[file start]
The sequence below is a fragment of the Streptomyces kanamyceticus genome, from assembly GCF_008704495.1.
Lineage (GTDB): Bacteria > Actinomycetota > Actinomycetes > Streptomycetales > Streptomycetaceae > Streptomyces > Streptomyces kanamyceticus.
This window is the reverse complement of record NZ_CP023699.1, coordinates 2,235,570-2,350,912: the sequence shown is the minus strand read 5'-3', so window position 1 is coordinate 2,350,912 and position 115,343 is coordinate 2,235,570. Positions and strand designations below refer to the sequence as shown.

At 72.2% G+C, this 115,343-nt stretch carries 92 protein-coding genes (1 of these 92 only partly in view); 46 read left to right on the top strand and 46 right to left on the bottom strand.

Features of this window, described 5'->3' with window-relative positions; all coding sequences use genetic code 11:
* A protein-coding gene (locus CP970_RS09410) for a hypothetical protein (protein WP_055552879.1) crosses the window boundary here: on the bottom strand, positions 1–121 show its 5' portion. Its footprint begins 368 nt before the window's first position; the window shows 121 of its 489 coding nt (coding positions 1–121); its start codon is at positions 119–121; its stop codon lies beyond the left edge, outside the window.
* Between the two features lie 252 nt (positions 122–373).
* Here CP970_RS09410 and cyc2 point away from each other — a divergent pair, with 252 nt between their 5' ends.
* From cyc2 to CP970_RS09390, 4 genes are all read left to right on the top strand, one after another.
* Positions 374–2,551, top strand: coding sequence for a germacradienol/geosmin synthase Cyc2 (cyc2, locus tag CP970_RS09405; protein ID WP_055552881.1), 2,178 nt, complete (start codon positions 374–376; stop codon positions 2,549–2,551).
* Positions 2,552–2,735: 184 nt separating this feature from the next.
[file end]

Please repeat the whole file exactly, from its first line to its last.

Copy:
The sequence below is a fragment of the Streptomyces kanamyceticus genome, from assembly GCF_008704495.1.
Lineage (GTDB): Bacteria > Actinomycetota > Actinomycetes > Streptomycetales > Streptomycetaceae > Streptomyces > Streptomyces kanamyceticus.
This window is the reverse complement of record NZ_CP023699.1, coordinates 2,235,570-2,350,912: the sequence shown is the minus strand read 5'-3', so window position 1 is coordinate 2,350,912 and position 115,343 is coordinate 2,235,570. Positions and strand designations below refer to the sequence as shown.

At 72.2% G+C, this 115,343-nt stretch carries 92 protein-coding genes (1 of these 92 only partly in view); 46 read left to right on the top strand and 46 right to left on the bottom strand.

Features of this window, described 5'->3' with window-relative positions; all coding sequences use genetic code 11:
* A protein-coding gene (locus CP970_RS09410) for a hypothetical protein (protein WP_055552879.1) crosses the window boundary here: on the bottom strand, positions 1–121 show its 5' portion. Its footprint begins 368 nt before the window's first position; the window shows 121 of its 489 coding nt (coding positions 1–121); its start codon is at positions 119–121; its stop codon lies beyond the left edge, outside the window.
* Between the two features lie 252 nt (positions 122–373).
* Here CP970_RS09410 and cyc2 point away from each other — a divergent pair, with 252 nt between their 5' ends.
* From cyc2 to CP970_RS09390, 4 genes are all read left to right on the top strand, one after another.
* Positions 374–2,551, top strand: coding sequence for a germacradienol/geosmin synthase Cyc2 (cyc2, locus tag CP970_RS09405; protein ID WP_055552881.1), 2,178 nt, complete (start codon positions 374–376; stop codon positions 2,549–2,551).
* Positions 2,552–2,735: 184 nt separating this feature from the next.